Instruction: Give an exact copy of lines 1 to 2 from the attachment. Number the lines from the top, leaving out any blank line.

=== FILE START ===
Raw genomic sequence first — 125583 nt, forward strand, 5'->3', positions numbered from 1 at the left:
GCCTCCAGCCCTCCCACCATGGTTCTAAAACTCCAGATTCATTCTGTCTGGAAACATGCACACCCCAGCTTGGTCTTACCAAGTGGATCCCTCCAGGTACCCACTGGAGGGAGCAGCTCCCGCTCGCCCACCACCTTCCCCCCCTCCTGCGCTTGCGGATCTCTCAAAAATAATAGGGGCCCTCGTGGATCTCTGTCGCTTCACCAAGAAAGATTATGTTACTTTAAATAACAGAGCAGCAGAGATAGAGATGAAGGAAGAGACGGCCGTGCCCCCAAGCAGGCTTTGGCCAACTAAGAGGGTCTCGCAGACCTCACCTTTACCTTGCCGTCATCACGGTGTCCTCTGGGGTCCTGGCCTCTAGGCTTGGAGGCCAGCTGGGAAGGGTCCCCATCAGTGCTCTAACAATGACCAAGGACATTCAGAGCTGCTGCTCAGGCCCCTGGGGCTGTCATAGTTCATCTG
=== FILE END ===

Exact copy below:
Raw genomic sequence first — 125583 nt, forward strand, 5'->3', positions numbered from 1 at the left:
GCCTCCAGCCCTCCCACCATGGTTCTAAAACTCCAGATTCATTCTGTCTGGAAACATGCACACCCCAGCTTGGTCTTACCAAGTGGATCCCTCCAGGTACCCACTGGAGGGAGCAGCTCCCGCTCGCCCACCACCTTCCCCCCCTCCTGCGCTTGCGGATCTCTCAAAAATAATAGGGGCCCTCGTGGATCTCTGTCGCTTCACCAAGAAAGATTATGTTACTTTAAATAACAGAGCAGCAGAGATAGAGATGAAGGAAGAGACGGCCGTGCCCCCAAGCAGGCTTTGGCCAACTAAGAGGGTCTCGCAGACCTCACCTTTACCTTGCCGTCATCACGGTGTCCTCTGGGGTCCTGGCCTCTAGGCTTGGAGGCCAGCTGGGAAGGGTCCCCATCAGTGCTCTAACAATGACCAAGGACATTCAGAGCTGCTGCTCAGGCCCCTGGGGCTGTCATAGTTCATCTG